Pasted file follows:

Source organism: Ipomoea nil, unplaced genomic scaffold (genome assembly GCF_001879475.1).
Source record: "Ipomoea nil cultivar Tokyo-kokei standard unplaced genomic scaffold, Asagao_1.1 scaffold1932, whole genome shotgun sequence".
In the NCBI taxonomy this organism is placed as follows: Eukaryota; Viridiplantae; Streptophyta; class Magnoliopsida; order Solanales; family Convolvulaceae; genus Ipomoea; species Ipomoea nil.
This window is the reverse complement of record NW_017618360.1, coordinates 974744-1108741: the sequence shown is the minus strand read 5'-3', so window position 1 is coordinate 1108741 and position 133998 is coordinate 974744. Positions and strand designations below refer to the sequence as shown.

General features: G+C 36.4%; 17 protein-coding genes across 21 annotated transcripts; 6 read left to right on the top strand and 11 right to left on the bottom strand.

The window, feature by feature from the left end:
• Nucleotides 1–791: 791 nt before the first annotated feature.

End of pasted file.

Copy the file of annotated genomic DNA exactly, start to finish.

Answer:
Source organism: Ipomoea nil, unplaced genomic scaffold (genome assembly GCF_001879475.1).
Source record: "Ipomoea nil cultivar Tokyo-kokei standard unplaced genomic scaffold, Asagao_1.1 scaffold1932, whole genome shotgun sequence".
In the NCBI taxonomy this organism is placed as follows: Eukaryota; Viridiplantae; Streptophyta; class Magnoliopsida; order Solanales; family Convolvulaceae; genus Ipomoea; species Ipomoea nil.
This window is the reverse complement of record NW_017618360.1, coordinates 974744-1108741: the sequence shown is the minus strand read 5'-3', so window position 1 is coordinate 1108741 and position 133998 is coordinate 974744. Positions and strand designations below refer to the sequence as shown.

General features: G+C 36.4%; 17 protein-coding genes across 21 annotated transcripts; 6 read left to right on the top strand and 11 right to left on the bottom strand.

The window, feature by feature from the left end:
• Nucleotides 1–791: 791 nt before the first annotated feature.